A new drug has the potential to revolutionize the prevention and treatment of hearing loss resulting from noise, drug toxicity, and possibly aging, researchers at St. Jude Children's Research Hospital claims. The researchers discovered inhibitors of enzyme Cyclin-dependent kinase 2 (CDK2) that may protect people from developing hearing loss, including hearing impairment in the elderly population.
The study's lead author Jian Zuo, PhD told The Hearing Journal, "We have reported a genomic study that identified a predisposition to cisplatin-induced hearing loss (CIHL) among pediatric brain tumor patients (Xu et al., Nature Genetics 2015). While predicting which patients will develop CIHL is important, it is more imperative to develop drugs to prevent CIHL. There are no FDA-approved drugs for hearing loss. It is these thoughts that inspired us to screen for drugs against CIHL."
The researchers developed an approach to mimic mammalian cochlear cell death caused by antibiotics, noise, aging, and cisplatin to discover otoprotectants. Cisplatin is a chemotherapy agent, a treatment for an array of cancers, reported to cause permanent hearing loss in patients.
Examining a bioactive library of more than 4,000 unique compounds of an immortalized cell from a cochlear cell line of a neonatal mouse, study authors found ten compounds with protective effects against cisplatin ototoxicity. Among the top-hit compounds was kenpaullone, an inhibitor of CDK2 and other kinases, which are found in zebrafish, adult mice, and rats. Kenpaullone was found to deter cisplatin- and noise-induced damage.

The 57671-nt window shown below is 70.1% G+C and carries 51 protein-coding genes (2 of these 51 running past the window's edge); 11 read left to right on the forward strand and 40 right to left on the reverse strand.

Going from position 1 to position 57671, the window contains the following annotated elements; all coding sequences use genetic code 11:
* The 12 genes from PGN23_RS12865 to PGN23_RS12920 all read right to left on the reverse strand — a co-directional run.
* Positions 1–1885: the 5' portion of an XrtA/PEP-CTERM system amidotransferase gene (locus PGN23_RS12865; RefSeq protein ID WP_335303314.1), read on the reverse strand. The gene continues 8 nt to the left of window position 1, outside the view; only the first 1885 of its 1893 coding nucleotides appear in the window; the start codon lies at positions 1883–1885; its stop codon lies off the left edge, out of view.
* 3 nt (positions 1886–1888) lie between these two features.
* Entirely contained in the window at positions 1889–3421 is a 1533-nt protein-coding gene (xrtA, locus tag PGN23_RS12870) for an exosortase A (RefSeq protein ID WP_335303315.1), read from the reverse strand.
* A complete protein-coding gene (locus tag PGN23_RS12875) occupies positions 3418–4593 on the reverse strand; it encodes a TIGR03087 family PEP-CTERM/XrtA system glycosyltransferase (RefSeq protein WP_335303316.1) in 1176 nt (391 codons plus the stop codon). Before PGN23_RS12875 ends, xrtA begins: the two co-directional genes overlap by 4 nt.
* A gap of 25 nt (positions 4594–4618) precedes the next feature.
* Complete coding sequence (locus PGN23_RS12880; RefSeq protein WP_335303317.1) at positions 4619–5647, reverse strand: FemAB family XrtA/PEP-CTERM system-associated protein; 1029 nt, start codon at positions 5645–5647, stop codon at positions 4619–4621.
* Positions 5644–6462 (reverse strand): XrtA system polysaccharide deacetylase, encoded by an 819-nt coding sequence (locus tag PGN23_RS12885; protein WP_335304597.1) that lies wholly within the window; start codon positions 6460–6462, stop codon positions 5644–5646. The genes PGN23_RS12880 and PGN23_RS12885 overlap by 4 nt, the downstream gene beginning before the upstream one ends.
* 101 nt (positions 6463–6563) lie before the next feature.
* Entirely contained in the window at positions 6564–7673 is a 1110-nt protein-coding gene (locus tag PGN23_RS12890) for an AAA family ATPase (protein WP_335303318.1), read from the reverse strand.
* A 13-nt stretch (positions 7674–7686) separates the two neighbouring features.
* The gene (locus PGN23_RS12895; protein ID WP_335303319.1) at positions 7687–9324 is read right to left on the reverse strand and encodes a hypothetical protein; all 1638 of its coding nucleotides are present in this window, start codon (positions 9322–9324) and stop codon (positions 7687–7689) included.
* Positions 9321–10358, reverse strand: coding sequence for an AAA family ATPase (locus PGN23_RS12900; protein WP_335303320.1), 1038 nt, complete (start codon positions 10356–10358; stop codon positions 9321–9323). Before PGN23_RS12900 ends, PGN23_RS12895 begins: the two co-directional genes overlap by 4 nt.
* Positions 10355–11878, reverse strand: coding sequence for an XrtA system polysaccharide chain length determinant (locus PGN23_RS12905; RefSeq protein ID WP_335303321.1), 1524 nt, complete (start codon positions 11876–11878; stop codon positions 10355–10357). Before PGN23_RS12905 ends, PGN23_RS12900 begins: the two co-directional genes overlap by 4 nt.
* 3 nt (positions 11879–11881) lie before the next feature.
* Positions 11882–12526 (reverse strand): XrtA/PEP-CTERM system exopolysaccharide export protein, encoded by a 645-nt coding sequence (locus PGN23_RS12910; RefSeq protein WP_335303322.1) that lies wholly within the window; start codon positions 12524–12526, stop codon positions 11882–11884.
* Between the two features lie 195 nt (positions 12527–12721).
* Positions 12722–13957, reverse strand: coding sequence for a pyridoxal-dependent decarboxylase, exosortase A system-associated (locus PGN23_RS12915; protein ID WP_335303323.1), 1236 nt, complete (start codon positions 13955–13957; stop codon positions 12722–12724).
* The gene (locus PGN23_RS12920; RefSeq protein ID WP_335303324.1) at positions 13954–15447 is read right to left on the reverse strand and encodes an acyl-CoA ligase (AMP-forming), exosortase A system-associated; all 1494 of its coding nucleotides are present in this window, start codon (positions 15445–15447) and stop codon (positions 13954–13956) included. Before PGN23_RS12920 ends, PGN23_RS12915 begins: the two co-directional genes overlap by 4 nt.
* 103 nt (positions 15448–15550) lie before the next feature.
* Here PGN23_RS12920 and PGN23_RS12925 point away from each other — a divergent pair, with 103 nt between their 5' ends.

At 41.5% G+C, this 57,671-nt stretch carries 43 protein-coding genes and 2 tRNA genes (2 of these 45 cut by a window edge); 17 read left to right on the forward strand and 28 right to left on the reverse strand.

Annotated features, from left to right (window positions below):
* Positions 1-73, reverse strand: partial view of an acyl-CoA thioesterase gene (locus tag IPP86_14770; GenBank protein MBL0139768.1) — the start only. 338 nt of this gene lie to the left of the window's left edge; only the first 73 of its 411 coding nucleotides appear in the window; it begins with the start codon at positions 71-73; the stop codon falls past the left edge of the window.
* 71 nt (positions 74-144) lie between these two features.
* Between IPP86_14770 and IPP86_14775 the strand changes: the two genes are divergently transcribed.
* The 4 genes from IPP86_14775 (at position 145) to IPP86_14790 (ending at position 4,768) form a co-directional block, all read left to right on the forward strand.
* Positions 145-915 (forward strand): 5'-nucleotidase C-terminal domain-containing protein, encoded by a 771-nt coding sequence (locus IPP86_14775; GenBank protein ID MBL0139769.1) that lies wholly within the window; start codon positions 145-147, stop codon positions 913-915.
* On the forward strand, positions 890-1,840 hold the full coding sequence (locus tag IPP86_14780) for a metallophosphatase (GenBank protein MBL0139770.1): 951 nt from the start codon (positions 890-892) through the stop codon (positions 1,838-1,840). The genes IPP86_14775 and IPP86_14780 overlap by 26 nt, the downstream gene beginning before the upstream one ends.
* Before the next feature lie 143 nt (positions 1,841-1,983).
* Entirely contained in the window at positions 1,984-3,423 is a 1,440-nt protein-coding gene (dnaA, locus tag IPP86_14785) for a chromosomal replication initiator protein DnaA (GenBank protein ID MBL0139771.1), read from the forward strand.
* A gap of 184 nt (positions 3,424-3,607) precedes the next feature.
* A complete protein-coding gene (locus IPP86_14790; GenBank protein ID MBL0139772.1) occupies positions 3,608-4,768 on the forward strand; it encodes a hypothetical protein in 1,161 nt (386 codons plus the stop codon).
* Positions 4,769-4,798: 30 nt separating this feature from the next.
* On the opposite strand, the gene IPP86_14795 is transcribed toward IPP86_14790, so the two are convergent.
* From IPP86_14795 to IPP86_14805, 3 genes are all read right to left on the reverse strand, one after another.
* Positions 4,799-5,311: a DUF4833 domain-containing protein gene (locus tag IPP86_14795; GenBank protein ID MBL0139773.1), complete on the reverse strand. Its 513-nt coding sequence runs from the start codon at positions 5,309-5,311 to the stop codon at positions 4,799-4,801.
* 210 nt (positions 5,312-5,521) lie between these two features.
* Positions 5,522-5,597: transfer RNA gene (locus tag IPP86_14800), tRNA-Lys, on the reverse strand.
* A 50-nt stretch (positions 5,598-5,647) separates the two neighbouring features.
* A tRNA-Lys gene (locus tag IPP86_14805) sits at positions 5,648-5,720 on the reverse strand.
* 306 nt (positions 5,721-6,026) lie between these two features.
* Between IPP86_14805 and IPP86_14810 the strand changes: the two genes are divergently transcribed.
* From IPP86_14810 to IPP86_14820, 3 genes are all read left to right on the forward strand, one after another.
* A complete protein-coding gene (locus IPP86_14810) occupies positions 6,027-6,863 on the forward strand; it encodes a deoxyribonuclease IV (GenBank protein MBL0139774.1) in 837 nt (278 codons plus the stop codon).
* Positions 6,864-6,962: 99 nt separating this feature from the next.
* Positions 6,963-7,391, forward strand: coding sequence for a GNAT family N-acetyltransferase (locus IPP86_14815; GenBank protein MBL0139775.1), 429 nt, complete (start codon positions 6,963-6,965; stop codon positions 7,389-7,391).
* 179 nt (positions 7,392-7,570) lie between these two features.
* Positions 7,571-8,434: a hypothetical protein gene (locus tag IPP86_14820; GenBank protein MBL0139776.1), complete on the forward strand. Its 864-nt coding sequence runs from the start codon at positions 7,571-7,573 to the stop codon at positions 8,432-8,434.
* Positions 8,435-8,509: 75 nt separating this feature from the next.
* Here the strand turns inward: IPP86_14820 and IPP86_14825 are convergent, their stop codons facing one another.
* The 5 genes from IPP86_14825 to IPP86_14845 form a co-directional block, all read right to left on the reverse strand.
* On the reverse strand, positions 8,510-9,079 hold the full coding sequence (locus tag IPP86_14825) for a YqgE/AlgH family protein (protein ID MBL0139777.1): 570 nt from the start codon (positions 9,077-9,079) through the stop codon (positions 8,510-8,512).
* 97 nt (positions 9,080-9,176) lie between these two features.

"Our compounds are protective [not only] against CIHL but also noise-induced hearing loss (NIHL). It is also likely that it protects against age-related hearing loss (ARHL)," Zuo explained. "Both NIHL and ARHL affect a large fraction of the society. Based on our results in an identical assay, our compound exhibits better protection against cisplatin-induced cell loss than four benchmark compounds currently in clinical trials. Therefore we believe that our compound will eventually fare well in future clinical trials."
When asked if the CDK2 inhibitors can help patients with inborn hearing loss, Zuo explained, "Our compounds will protect HL but have not been shown to restore hearing among patients with congenital deafness."
The researchers have filed a patent on the methods and the compositions of the CDK2 inhibitors that are discovered to prevent cisplatin- and noise-induced hearing loss.